For women in particular, the path to a chemical plant manager role is narrow. What can you share with women to widen that path a bit for them?
I would share these same words of wisdom with anyone, regarding this path. This is not a job for the faint of heart but it is very rewarding. As with any job, you should try to assess it for characteristics that are important to you, first. Observe and question those who are in such roles. Then, if desired, you should strive for well-rounded experience and knowledge in preparation. Learn about not only production but safety & environmental aspects, maintenance, logistics, etc. Additionally, understanding the customers, business model and strategy are crucial. Demonstrate your leadership skills and ability to negotiate. You also need to be able to remain calm under duress and yet act with courage. Find opportunities to showcase your abilities and make sure you let your mentors and managers know of your interests.
At its core, what does it take to be a strong and effective leader?
The willingness to serve and not be served. Recognize the strengths in others and build the best team possible. Support them, provide a vision, and go for it!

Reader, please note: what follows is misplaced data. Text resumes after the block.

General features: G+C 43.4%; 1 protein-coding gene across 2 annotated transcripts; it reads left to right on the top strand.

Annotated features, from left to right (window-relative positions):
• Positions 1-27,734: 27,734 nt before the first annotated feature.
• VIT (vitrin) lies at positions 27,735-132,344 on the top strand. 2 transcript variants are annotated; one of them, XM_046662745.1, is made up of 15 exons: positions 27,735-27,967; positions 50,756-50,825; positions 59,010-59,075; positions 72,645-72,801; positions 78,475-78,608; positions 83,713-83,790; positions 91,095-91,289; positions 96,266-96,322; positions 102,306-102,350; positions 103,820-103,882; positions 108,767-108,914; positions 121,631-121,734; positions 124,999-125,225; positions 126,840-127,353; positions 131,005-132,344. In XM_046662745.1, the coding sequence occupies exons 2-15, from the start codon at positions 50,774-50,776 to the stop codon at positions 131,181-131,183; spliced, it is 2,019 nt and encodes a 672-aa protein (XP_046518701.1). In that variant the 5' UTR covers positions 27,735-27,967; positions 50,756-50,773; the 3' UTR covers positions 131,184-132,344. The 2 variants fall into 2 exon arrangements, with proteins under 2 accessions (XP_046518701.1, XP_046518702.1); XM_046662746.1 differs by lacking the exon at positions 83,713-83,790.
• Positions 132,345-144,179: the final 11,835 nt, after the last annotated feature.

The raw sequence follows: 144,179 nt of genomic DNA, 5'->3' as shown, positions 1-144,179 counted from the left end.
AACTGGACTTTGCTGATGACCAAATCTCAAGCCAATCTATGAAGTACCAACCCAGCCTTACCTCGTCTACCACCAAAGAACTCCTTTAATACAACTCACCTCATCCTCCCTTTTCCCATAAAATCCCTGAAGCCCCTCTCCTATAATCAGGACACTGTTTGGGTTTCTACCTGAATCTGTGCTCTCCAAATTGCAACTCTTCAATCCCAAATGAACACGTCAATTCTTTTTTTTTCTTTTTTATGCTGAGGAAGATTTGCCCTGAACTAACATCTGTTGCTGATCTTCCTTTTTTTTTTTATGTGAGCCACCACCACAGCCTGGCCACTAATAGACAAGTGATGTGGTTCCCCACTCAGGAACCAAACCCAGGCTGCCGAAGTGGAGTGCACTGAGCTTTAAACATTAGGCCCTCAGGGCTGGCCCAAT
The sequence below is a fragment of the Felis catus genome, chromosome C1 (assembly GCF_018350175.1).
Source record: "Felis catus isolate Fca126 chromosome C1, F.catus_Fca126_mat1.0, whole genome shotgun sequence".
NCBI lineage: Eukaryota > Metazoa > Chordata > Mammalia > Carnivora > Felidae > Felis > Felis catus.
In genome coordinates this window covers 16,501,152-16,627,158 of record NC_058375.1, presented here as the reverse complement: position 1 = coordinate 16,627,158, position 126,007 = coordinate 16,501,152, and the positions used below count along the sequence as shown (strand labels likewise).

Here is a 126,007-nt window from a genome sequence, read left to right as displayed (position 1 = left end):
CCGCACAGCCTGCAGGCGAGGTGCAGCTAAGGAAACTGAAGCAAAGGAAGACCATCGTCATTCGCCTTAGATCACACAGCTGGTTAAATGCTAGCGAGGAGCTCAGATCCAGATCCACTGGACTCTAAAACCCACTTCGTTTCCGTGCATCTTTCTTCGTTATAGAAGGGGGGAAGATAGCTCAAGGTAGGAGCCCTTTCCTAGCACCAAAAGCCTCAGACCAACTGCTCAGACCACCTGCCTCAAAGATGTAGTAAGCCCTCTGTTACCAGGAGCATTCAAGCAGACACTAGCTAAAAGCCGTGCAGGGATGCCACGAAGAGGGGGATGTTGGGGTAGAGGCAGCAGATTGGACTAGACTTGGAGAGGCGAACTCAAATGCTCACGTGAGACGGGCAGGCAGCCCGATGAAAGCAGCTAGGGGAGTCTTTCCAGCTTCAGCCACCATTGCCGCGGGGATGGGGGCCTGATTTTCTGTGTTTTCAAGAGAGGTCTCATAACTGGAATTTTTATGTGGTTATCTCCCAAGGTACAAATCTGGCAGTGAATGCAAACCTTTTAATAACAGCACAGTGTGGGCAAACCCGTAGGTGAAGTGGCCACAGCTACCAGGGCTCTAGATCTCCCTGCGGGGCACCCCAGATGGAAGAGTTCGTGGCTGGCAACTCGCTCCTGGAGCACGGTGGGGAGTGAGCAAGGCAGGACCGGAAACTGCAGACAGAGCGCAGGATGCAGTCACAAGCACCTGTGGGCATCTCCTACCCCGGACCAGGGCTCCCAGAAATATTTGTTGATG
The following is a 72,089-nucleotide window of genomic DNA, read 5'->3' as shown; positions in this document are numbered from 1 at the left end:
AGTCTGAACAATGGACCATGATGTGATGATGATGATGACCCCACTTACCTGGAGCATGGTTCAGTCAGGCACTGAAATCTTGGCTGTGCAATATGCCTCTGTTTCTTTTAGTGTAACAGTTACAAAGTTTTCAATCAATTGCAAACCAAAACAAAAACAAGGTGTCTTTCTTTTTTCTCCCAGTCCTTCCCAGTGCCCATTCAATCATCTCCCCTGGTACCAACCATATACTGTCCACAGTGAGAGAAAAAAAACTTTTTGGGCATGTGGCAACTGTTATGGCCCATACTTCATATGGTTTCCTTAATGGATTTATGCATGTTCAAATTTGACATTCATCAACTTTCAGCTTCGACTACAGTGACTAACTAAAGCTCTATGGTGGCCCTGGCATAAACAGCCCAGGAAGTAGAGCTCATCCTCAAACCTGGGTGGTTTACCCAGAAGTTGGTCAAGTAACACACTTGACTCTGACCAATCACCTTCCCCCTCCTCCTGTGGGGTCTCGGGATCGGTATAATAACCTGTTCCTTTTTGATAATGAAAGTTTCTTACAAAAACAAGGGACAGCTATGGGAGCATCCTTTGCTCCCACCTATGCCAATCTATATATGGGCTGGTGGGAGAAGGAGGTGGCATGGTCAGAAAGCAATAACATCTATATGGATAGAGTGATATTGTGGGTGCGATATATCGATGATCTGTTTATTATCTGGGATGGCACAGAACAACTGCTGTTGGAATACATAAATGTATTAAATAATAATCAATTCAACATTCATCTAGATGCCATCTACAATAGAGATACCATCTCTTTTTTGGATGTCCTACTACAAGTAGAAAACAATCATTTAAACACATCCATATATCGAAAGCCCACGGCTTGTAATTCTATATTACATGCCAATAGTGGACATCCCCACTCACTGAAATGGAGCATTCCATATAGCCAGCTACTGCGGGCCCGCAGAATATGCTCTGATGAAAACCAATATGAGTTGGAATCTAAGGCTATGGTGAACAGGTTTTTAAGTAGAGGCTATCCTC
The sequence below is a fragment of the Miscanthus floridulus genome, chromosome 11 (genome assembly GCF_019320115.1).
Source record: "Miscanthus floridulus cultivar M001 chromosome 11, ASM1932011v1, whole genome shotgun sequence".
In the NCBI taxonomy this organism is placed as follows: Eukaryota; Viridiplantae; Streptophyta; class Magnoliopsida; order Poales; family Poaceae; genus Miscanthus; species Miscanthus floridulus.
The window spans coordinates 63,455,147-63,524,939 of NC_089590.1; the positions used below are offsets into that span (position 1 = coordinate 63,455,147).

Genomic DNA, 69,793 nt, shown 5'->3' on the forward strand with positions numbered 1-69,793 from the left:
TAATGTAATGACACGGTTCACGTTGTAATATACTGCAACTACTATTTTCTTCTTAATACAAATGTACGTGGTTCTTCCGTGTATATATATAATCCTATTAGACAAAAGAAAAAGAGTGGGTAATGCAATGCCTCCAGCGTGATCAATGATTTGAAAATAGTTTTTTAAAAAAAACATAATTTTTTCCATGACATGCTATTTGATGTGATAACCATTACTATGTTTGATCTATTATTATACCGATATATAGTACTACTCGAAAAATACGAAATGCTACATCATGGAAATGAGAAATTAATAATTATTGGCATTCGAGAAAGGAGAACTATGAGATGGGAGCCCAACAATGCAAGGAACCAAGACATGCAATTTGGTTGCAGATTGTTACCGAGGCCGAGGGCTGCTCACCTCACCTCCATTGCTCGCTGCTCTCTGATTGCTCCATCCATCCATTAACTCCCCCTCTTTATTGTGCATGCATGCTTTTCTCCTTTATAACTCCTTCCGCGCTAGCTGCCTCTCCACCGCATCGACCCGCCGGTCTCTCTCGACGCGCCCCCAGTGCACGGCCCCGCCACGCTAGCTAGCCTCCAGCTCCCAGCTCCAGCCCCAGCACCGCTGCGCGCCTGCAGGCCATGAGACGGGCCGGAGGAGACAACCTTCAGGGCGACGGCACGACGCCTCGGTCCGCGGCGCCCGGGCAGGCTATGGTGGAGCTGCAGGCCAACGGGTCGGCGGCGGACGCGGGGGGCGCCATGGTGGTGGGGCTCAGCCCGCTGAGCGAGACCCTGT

ACS appears to be close to your heart; you have served as a Society volunteer for over twenty years. ACS has benefitted from your contributions. But how has it helped you advance in your career?
The opportunity to learn and practice leadership skills within ACS governance has been invaluable to me; including taking courses and serving in various roles. Over the years, I’ve been able to utilize these same skills professionally and share what I’ve learned with others as well. Involvement in ACS has also allowed me to build an extensive network of colleagues and friends, who have mentored me in so many ways as we’ve journeyed together.
You grew up in Idaho, and now live in Texas. As someone who loves the outdoors, does each state have a particular place that you most enjoy?
I have to admit that even after over 20 years living in the Texas gulf coast area, I still miss the mountains. Hiking in 100% humidity, while fending off 27 species of mosquitos, is not quite the same. I do enjoy vacations in the Rockies, hiking or cross-country skiing. I have adapted as well; highly recommending water sports of all kinds – swimming, fishing, kayaking and more. Also, Houston offers a wide variety of activities with full air conditioning, if you ever visit during the summer.
Amber Hinkle is Vice President with Covestro, LLC where she’s worked in various roles, primarily in the materials science area, for the last 24 years. Currently she’s Plant Manager for the Covestro Polyols manufacturing facility in Channelview, Texas and responsible for operation of their U.S. based propylene oxide joint venture. Amber has also been volunteering with the ACS for her entire career and finds particularly rewarding the opportunity to assist ACS groups with strategic planning.
This article has been edited for length and clarity. The opinions expressed in this article are the author's own and do not necessarily reflect the view of their employer or the American Chemical Society.